Copperhead Road

I met Robert Lee Fitzhugh in Vietnam, we were both a couple of months into our second tours.  Robert Lee, as he preferred to be called, was a good old boy of the south.  Family had roots in North Carolina near Asheville but lived further south toward Franklin, nestled up in the mountains.  He used to refer to me as a half breed since I was born in the south, Texas to be exact, but had spent my youth in the north near Philadelphia.  My southern accent was almost extinct while his flowed as thick as honey and rubbed the ear like a silk handkerchief.  Robert Lee was a soft spoken man with an easy manner but those who crossed him only did it once.  Like a big old copperhead snake sunning himself, he could coil up and strike and strike hard like a hammer in a velvet bag.

“Conscripts, that’s what we are.”  Robert Lee wasn’t often given to idle chatter, said it distracted him from the job at hand.  But the night was quiet, that is the normal sounds one hears when the NVA isn’t creeping about trying to be sneaky.  Our outpost was freshly dug that night and well hidden.  “Feel like a deer out here at night waiting to change its sleeping spot at the first noise it hears.”

“Well, we got a couple more hours before we need concern ourselves.  Still early yet, birds still quiet and the insects still chattering.”  I was more noncommittal in my comments as the night was young and any visitors wouldn’t be stirring till near after midnight.  Most of our attacks came about three AM cause that is when most guys fall asleep.  “You’re not getting nervous on me, are you Robert Lee.”

“Son, the day I get nervous we both gonna die.  Remember that.”  I hadn’t exactly crossed him and he wasn’t striking out hard but I know I struck a nerve with my comment.  “Sorry Mike, didn’t mean to rub your fur the wrong way.  Just doing a little thinking, that’s all.  Got money in the sock and just need a plan for next year.”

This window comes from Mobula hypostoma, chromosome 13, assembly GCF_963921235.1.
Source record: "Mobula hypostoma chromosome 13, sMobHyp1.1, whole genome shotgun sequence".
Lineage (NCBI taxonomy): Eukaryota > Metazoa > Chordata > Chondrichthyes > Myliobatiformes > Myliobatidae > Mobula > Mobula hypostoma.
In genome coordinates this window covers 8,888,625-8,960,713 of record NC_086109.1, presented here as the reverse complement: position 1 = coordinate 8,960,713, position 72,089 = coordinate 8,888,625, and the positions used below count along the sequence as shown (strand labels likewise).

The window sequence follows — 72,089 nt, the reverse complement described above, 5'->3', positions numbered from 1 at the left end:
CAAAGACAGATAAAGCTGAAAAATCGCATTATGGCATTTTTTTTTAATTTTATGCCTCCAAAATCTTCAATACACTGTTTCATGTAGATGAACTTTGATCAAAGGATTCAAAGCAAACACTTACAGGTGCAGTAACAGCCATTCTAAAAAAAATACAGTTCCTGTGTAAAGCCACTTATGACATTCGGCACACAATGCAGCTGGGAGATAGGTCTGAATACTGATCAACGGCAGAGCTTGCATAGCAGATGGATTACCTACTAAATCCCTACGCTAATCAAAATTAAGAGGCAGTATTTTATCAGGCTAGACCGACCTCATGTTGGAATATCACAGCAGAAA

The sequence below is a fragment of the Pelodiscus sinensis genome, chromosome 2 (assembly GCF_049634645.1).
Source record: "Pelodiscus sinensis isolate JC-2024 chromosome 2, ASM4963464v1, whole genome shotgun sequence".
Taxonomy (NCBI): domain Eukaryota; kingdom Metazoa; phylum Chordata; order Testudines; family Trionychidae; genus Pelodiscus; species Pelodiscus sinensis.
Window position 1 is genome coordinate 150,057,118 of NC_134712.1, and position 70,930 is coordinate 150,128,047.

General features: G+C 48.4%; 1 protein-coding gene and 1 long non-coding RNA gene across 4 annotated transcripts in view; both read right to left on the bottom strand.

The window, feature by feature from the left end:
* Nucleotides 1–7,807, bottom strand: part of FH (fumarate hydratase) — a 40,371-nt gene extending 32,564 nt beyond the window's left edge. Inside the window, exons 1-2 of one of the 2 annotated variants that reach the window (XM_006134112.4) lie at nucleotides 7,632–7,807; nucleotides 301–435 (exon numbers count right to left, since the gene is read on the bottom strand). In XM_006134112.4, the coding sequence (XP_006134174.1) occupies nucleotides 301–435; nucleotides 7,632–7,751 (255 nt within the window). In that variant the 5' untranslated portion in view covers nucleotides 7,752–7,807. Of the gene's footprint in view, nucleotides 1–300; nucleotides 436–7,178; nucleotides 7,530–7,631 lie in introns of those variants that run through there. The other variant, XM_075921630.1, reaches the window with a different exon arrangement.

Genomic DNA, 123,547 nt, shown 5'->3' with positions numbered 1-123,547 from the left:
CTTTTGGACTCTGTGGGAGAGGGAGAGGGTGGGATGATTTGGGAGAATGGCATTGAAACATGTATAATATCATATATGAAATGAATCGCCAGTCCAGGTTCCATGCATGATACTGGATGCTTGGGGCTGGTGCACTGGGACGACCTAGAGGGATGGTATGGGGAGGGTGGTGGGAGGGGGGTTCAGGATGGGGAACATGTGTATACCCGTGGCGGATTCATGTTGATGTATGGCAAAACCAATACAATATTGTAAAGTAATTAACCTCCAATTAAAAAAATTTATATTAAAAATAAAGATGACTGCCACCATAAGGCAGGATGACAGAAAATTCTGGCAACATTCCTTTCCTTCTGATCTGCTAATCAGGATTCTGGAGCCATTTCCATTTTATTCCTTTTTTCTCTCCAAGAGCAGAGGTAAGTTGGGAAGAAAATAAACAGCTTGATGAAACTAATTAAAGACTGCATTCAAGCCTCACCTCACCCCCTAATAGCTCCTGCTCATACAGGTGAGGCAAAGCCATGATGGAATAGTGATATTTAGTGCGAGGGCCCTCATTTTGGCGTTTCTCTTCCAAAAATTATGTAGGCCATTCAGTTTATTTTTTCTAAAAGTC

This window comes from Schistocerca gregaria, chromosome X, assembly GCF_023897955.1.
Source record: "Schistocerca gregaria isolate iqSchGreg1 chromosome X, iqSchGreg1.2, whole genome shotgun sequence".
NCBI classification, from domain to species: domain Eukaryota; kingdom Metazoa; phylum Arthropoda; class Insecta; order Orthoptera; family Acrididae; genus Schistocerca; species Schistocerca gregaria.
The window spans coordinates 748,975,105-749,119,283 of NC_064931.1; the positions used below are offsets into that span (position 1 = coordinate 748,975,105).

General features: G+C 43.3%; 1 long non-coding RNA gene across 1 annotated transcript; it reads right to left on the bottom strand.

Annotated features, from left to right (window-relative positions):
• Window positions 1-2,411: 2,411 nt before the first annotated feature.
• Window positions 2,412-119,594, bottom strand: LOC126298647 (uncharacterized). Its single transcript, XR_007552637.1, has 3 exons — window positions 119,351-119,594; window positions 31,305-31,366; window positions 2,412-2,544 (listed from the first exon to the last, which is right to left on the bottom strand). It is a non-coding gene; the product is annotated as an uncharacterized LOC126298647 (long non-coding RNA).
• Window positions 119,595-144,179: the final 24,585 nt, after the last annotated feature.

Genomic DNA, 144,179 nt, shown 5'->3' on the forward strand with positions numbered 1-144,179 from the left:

Robert Lee stayed quiet after that and as it came up on three that morning we heard the sounds of a couple of men trying to slip quietly towards our position.  From what I could tell, seem to be about three men probing the area.  One of them must have been a new recruit because he was making just enough noise to draw attention to himself.  The other two seemed to be on his left flank.  Robert lee and I were more concerned about the other two than the noise maker.  But we had our trap set.  An old trick that remained a trick because recon parties never made it back to tell their friends.  Robert Lee slipped out as silent as a cat thanks to his training as a child in hunting back in the mountains.  I stood by because I couldn’t emulate that cat like quality needed to glide along the ground in search of others who were searching for you.  I stood by because if there was going to be a fire fight I was an excellent shot, damn near sniper material.  I might be a little noisy but I could move quick enough and hit what I targeted on the run.  Robert Lee and I made a good team, the best in the regiment.  The noise maker was our trophy for the night.  He was young and new to the game, he would sing for his supper.